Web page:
Aid. Industry.

It’s become increasingly common over the past few years to describe the Aid Industry as the Aid Industry. An industry. And rightly so, because it is an industry.

What’s this mean? In my mind it means several things:

It is absolutely possible to regulate the aid industry, to standardize both the product that aid providers provide, as well as the ways in which they provide it, down to the capability of the individuals who are part of that provision. The healthcare industry does it. There’s no good reason why we cannot do the same.

It is absolutely feasible to certify the humanitarian industry workforce. It is possible to articulate a professional standard for every job, every role and function currently represented in the humanitarian industry. Microsoft and Apple can internally certify tens, maybe hundreds, of kinds of “engineer,” and Wall Street can identify tens of kinds of “accountant” (non-profit accounting is its own thing). Heck, even the Government of Australia has classified the levels of “bartender and barista.” It’s absurd to try to argue that aid industry cannot also specify and establish standards for its workforce. [Interesting discussion around certification.]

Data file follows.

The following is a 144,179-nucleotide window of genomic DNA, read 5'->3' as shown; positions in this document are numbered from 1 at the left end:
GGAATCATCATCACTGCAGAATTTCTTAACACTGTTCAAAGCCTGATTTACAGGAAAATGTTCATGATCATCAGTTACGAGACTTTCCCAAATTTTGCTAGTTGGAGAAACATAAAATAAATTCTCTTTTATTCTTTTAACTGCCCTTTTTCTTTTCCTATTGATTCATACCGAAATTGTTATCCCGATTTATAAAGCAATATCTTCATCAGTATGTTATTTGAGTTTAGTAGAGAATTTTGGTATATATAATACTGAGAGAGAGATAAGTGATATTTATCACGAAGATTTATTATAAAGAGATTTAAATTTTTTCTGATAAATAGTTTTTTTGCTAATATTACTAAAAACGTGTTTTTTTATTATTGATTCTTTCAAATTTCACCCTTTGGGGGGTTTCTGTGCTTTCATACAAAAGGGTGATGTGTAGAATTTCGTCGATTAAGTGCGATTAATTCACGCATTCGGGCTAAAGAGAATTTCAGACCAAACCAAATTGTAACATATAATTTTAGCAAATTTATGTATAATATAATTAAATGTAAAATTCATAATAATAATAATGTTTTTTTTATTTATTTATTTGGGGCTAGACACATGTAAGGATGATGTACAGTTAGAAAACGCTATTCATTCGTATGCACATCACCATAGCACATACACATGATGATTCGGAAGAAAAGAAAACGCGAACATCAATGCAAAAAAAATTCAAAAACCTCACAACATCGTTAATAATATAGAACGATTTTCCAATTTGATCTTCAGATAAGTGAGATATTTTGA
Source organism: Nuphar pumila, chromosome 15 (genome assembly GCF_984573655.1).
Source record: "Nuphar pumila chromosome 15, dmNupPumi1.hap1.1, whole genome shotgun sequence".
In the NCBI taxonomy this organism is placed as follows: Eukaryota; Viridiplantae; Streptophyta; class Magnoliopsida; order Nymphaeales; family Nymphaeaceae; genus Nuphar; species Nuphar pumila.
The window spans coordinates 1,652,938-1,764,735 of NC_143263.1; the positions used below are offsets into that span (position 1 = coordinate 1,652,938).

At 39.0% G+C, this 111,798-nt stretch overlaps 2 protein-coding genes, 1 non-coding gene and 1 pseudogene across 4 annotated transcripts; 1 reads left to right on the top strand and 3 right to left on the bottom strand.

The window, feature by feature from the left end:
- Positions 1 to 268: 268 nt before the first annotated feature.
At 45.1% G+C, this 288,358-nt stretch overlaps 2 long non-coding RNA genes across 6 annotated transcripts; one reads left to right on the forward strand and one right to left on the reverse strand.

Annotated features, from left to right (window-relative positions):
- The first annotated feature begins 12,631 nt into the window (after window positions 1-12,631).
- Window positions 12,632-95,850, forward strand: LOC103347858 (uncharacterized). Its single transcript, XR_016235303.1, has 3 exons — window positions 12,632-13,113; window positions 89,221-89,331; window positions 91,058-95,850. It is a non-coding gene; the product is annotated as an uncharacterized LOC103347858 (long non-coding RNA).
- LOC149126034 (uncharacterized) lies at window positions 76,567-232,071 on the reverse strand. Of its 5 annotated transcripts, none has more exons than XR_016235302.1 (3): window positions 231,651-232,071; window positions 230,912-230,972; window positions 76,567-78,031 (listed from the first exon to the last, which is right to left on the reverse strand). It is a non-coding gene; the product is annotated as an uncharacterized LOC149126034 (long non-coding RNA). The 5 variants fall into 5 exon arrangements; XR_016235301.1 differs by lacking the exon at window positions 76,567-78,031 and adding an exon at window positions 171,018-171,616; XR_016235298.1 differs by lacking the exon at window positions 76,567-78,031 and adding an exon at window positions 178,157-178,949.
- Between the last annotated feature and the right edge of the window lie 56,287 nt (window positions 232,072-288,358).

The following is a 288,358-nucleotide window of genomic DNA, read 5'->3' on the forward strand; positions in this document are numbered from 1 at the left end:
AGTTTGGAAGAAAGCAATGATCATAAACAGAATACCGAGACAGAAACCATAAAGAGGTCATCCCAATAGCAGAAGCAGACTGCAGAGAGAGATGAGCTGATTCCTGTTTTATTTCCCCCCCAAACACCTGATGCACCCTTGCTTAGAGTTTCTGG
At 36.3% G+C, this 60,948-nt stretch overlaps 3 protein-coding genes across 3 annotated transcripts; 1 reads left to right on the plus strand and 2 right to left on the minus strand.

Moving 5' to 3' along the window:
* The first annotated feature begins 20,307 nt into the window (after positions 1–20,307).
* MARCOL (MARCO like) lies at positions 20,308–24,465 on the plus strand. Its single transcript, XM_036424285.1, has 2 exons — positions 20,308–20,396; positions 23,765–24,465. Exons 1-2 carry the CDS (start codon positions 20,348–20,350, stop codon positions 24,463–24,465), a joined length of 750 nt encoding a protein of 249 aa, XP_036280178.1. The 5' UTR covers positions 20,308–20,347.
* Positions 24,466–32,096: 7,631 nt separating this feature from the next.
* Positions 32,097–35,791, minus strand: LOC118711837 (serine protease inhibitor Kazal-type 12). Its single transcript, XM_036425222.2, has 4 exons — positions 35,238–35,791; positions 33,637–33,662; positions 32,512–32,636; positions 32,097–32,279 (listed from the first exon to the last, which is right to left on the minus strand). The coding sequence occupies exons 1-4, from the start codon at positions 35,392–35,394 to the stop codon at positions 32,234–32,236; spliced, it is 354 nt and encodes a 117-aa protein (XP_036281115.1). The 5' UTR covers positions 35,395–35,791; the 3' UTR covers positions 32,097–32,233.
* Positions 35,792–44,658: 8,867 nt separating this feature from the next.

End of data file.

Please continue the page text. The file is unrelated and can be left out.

It is time to dispense with the traditional, romantic notion of the “aid worker.” We are professional people with specific, identifiable skills who work in the humanitarian industry. Moreover, understanding and acknowledging the diversity of possible occupations within the aid industry has huge implications for everything from how we market, to how we analyze and describe “quality” and “efficiency”, to how we recruit and manage career trajectories. The stereotypical image of the haggard foreigner jack-of-all-trades hipster MacGyver out on the border just kind of “figuring it out” is an offensive relic that demeans both aid workers and aid recipients. We need to react against it at every possible opportunity.